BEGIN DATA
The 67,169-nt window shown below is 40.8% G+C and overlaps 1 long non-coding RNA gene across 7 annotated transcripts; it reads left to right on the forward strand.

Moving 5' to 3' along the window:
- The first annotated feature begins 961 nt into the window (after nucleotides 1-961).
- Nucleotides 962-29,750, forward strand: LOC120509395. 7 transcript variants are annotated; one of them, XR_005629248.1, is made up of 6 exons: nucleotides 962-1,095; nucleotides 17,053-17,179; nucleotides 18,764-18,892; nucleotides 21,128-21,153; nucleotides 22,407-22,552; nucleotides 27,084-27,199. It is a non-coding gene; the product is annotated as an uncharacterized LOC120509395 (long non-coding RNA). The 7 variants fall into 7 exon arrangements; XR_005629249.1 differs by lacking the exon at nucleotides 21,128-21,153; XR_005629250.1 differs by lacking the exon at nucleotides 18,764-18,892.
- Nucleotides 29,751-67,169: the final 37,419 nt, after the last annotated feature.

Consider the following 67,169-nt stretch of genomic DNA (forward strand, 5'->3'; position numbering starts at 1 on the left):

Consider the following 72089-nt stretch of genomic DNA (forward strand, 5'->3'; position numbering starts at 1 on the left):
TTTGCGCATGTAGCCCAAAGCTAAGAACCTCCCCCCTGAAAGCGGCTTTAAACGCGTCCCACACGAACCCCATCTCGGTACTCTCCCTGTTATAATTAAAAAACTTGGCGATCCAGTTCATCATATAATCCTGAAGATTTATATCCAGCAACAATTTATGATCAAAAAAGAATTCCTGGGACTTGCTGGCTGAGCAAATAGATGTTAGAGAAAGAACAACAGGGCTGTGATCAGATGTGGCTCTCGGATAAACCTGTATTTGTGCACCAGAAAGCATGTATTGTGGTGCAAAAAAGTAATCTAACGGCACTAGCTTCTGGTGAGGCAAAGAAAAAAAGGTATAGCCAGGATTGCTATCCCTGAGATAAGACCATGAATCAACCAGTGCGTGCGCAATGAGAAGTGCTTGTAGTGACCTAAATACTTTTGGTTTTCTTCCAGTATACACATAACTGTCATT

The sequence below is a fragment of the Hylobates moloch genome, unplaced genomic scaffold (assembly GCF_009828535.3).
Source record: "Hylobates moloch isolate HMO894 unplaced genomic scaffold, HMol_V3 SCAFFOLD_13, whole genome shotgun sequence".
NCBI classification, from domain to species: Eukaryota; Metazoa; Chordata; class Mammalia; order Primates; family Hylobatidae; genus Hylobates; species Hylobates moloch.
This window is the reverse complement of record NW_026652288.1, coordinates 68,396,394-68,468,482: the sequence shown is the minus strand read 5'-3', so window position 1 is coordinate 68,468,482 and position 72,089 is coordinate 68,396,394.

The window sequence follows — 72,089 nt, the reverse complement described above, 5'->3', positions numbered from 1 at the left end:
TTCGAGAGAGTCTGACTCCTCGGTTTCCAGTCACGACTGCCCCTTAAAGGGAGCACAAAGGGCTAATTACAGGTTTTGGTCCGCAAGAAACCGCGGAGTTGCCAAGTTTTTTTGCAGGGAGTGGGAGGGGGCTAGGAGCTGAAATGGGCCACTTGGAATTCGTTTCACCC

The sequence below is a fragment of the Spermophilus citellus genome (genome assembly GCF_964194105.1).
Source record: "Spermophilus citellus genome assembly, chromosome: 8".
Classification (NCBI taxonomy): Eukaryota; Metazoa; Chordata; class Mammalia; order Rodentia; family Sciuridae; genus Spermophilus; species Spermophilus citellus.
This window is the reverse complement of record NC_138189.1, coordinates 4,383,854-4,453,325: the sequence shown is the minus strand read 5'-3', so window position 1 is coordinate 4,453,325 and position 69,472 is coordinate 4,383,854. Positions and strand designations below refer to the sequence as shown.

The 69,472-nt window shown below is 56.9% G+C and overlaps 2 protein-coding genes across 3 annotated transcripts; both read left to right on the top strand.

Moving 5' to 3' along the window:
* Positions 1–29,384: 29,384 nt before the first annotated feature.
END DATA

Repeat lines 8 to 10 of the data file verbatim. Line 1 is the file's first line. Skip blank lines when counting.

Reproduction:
TTTGCGCATGTAGCCCAAAGCTAAGAACCTCCCCCCTGAAAGCGGCTTTAAACGCGTCCCACACGAACCCCATCTCGGTACTCTCCCTGTTATAATTAAAAAACTTGGCGATCCAGTTCATCATATAATCCTGAAGATTTATATCCAGCAACAATTTATGATCAAAAAAGAATTCCTGGGACTTGCTGGCTGAGCAAATAGATGTTAGAGAAAGAACAACAGGGCTGTGATCAGATGTGGCTCTCGGATAAACCTGTATTTGTGCACCAGAAAGCATGTATTGTGGTGCAAAAAAGTAATCTAACGGCACTAGCTTCTGGTGAGGCAAAGAAAAAAAGGTATAGCCAGGATTGCTATCCCTGAGATAAGACCATGAATCAACCAGTGCGTGCGCAATGAGAAGTGCTTGTAGTGACCTAAATACTTTTGGTTTTCTTCCAGTATACACATAACTGTCATT

The sequence below is a fragment of the Hylobates moloch genome, unplaced genomic scaffold (assembly GCF_009828535.3).
Source record: "Hylobates moloch isolate HMO894 unplaced genomic scaffold, HMol_V3 SCAFFOLD_13, whole genome shotgun sequence".